Tuesday, 21 November 2017

How Snail Mail was the Original Fake News

How Snail Mail was the Original Fake News

In 2014 I worked on the digital team for Alison Grimes’ Senate Campaign in Kentucky. Our opposition: Mitch McConnell.

Mitch was and still is a brilliant politician – at least to pre-2016 standards. He can raise a boat load of money, do absolutely nothing productive, and win landslide reelections. It’s quite stunning really. Lately, he’s been catching some flack from badass women. But with his wife heading the Department of Transportation, I think he’ll be fine.

Mitch McConnell’s Election Violation Notice

During that Senate campaign I watched McConnell’s campaign machine continuously lie. I experienced police officers removing Grime’s staffers from an event. I watched a police officer even get physical with a staffer once. But at the very end of the campaign, me and the rest of Kentucky experienced McConnell’s dirtiest tactic yet.

With only a few days before the 2014 Midterm elections, McConnell released this Award winning mail piece – which was designed to misinform the public. Sent out to Eastern Kentuckians with way-below-average access to the internet, the piece was aimed to suppress the vote in that part of the state.  Undoubtedly, it was designed to create doubt in readers’ minds about the legality of voting for Alison Grimes. It also claimed to be an official election violation notice. And it wasn’t obviously campaign literature either, as it was colored with the green hue of a government document.

mcconnellmailer

Ted Cruz’s Voter Report Card

This type of politicking happened in the 2016 primaries as well. Ted Cruz sent out ‘report cards’ to voters, giving them F’s for their involvement, and assured additional mail and warnings if they did not caucus for Ted Cruz. Some people called it “fraudulent”, I’ll go ahead and call it undemocratic – though Cruz refused to apologize for confusing voters.

ted-cruz-shaming-campaign-3

To make matters worse, on the day of the Iowa Caucus, Ted Cruz put out a press release claiming Ben Carson had dropped out of the race, and to begin caucusing for Cruz. This caused Donald Trump to go nuts per usual. Like the McConnell piece, it was released with too little time to change anything and with no way of measuring the affects it may have had.

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Tricking Voters is Easy

In the 2016 election, the fake-government-document-strategy extended its reach outside of the political realm. Scammers used fake voter registration forms to steal identities in Virginia on the backs of voter registration drives in the state. The forms asked for voters’ names, addresses and social security numbers. Yikes.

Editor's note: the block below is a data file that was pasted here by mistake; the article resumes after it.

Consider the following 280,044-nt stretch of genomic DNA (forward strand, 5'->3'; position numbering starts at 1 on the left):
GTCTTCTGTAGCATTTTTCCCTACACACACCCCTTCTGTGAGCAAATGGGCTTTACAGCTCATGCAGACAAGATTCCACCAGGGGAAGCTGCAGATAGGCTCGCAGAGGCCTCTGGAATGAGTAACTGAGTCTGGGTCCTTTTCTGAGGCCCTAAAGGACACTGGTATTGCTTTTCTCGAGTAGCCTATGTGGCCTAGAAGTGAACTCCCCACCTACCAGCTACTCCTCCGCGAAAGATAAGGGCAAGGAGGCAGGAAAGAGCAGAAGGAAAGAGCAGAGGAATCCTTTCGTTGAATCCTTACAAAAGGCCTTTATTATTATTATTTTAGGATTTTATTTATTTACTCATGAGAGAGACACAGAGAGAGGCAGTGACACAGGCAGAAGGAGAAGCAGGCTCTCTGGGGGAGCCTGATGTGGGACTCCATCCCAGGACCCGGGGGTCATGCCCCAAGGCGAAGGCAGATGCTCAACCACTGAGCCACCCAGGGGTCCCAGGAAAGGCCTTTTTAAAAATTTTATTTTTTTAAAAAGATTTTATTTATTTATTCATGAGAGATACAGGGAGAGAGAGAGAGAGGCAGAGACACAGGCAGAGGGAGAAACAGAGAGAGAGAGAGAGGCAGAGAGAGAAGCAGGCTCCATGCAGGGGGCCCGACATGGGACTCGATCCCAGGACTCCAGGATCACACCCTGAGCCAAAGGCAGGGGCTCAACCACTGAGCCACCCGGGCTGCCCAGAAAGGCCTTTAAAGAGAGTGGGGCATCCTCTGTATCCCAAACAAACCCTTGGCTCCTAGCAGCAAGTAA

The trickiest part of the situation is the ease at which designers can match the branding of a government document. Designers find the right color of green or yellow. They use the right fonts and envelopes. And they use authoritative language that sounds official. It is without a doubt a sticky situation.

Sadly though, I’ve never heard of any campaign being punished for these tactics. And with how fake news spread in 2016, I don’t see mail as anybody’s focus.

Does it work?

Of course it does. Unlike fake news on the web, misinformation via mail isn’t as easily fact checked. It probably isn’t fact checked at all when disguised as a government document.

Additionally, nothing can be changed about a piece of paper that someone is holding in their hands. It can no longer be edited or “taken down”. Certainly campaigns could file charges, but that would be useless if the controversial pieces are sent out within days of the election. By the time the courts handled the case, all the votes would have been cast.

Lastly, the backlash from a printed piece comes slow, and struggles to acquire critical velocity. Online, things can go viral quickly. Offline, not so much. It would actually require someone taking a picture of the piece, sharing it on their own social media accounts, and hoping their network have the social capital to spread it. Not an easy thing to do for someone in Eastern Kentucky or rural Iowa.

As campaigns continue to focus on carefully crafted digital content, I predict fake government documents will increasingly make their ways into our elections. With no one watching out, no approval process, and no demonstrable punishments, there is no reason why it wouldn’t.

Ryan Black is a documentary filmmaker, political consultant, and digital media professional who writes about Progressive Politics.

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